And that doesn't even get to how the movie treats Ivana Wong's Kiki, who is eventually relegated to interrupting the rest of her family's thing with non-sequiturs despite the fact that the front half of the movie leans hard on the "acting" jobs she and her boyfriend take to make ends meet for its better comic pieces. Most of the comic set-ups in the movie are fairly mean-spirited, which is fair enough - it's about initially-selfish people - but some of them go on much too long at high volume, with the bits where Bo is trying to help Philip with his gambling addiction especially obnoxious.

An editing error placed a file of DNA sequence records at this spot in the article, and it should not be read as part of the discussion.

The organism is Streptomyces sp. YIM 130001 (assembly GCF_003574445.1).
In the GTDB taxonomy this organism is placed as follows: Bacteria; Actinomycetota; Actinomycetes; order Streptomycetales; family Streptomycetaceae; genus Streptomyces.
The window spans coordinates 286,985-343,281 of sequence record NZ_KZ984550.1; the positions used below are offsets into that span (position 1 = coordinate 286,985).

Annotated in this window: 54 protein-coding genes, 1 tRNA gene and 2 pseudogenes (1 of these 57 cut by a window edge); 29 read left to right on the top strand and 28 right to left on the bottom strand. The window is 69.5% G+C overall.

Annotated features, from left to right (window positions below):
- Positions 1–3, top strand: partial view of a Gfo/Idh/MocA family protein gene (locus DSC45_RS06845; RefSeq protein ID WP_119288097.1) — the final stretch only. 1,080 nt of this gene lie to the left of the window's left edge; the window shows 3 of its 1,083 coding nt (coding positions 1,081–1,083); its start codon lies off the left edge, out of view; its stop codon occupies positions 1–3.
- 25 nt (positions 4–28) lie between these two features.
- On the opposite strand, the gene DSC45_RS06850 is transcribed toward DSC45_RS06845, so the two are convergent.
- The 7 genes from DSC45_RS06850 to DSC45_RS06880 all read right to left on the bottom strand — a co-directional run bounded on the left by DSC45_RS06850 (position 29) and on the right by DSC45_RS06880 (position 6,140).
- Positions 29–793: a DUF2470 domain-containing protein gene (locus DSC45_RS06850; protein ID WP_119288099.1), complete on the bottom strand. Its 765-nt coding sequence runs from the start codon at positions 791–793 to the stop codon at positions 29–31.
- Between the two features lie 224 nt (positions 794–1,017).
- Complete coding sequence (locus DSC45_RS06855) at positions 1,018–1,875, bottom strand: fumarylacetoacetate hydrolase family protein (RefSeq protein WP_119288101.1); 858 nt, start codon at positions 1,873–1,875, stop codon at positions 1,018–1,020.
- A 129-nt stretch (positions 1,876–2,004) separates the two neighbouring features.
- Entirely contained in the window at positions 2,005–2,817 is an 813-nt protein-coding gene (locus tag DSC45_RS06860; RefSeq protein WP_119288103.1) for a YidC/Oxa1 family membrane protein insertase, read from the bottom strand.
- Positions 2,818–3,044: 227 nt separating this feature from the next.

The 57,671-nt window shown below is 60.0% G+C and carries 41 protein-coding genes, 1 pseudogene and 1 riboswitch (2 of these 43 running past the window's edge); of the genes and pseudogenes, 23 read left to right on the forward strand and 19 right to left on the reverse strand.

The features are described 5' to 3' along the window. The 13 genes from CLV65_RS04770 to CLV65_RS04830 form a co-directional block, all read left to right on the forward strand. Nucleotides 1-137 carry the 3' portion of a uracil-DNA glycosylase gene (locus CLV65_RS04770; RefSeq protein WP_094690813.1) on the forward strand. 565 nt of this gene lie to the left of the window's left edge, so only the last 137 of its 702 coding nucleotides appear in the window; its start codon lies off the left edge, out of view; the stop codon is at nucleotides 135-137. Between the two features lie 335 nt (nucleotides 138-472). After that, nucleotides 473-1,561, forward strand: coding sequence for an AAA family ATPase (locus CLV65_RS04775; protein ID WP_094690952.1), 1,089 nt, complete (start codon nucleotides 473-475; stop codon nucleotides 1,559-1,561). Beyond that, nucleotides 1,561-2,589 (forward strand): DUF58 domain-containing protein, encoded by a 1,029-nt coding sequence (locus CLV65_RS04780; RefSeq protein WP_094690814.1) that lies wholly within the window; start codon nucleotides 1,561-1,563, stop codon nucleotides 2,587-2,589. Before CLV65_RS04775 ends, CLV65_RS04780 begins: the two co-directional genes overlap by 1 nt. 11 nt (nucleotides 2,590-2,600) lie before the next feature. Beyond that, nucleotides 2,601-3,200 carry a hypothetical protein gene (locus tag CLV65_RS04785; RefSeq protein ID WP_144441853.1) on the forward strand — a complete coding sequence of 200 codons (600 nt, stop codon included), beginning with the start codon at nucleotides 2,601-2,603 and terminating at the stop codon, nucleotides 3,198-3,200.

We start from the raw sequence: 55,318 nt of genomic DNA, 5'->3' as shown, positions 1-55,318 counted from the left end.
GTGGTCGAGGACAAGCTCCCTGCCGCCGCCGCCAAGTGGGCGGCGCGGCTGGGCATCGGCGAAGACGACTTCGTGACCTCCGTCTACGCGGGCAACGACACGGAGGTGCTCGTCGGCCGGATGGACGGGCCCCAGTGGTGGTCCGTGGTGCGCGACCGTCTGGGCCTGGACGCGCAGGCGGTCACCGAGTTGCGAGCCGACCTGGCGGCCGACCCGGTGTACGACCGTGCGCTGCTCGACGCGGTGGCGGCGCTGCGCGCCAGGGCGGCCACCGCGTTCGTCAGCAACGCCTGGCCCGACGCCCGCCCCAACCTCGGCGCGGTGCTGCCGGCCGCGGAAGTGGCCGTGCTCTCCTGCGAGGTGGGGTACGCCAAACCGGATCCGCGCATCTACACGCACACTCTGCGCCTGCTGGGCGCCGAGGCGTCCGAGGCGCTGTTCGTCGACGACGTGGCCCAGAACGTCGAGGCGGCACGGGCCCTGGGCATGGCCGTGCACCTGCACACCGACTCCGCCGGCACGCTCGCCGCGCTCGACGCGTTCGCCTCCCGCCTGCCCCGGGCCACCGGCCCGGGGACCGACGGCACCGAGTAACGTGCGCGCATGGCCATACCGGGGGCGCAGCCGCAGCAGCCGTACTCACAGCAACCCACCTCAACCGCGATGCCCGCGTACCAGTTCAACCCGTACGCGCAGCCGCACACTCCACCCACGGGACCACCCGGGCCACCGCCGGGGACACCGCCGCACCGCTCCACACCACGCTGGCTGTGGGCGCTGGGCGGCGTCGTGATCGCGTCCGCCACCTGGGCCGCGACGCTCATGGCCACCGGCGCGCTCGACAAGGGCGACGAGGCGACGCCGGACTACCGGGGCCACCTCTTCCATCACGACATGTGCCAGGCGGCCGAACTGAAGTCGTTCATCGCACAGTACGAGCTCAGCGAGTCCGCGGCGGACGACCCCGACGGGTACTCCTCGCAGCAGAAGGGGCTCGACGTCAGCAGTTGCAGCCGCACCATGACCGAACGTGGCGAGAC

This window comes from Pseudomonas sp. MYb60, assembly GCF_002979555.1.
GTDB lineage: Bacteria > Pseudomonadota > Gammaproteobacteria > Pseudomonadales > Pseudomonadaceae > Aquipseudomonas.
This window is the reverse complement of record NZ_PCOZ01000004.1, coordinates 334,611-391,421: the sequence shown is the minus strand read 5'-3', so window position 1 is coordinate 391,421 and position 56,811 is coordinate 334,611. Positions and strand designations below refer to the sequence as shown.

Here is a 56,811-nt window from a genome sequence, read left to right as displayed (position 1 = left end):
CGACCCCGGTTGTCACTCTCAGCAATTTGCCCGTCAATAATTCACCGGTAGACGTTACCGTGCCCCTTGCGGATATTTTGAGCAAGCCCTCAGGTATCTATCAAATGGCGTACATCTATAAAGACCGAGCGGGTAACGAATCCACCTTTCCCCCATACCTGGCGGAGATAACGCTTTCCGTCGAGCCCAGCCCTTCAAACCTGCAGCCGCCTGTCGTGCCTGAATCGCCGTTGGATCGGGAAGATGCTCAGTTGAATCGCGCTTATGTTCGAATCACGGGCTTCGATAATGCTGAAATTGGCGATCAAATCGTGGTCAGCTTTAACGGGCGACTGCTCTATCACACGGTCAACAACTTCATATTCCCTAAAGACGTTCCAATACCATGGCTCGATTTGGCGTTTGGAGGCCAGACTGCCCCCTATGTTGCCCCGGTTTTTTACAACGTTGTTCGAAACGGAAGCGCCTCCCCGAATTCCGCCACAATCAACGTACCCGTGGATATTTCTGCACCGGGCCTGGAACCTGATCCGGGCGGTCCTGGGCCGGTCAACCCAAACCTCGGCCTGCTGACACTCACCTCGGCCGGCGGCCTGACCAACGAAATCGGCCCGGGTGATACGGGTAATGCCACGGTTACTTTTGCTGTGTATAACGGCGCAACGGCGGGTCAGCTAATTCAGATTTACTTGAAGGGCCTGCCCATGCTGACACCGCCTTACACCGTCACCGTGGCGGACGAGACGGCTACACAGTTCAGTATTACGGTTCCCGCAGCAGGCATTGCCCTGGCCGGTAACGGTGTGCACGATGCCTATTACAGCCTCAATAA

As much as the movie can be frustrating, the cast does their best by it - I'd love to see Simon Yam and Carina Lau in a romantic comedy that delivers on the promise of their scenes together all the way through, Michelle Wai and Ivana Wong are both very funny when given the room, and as director, Kong is able to get everyone in the supporting and cameo-ing cast to squeeze the most out of the clumsy gags he gives them as the writer. It's a mess, but at least it's one with occasional high points.

Also on EFilmCritic

No comments: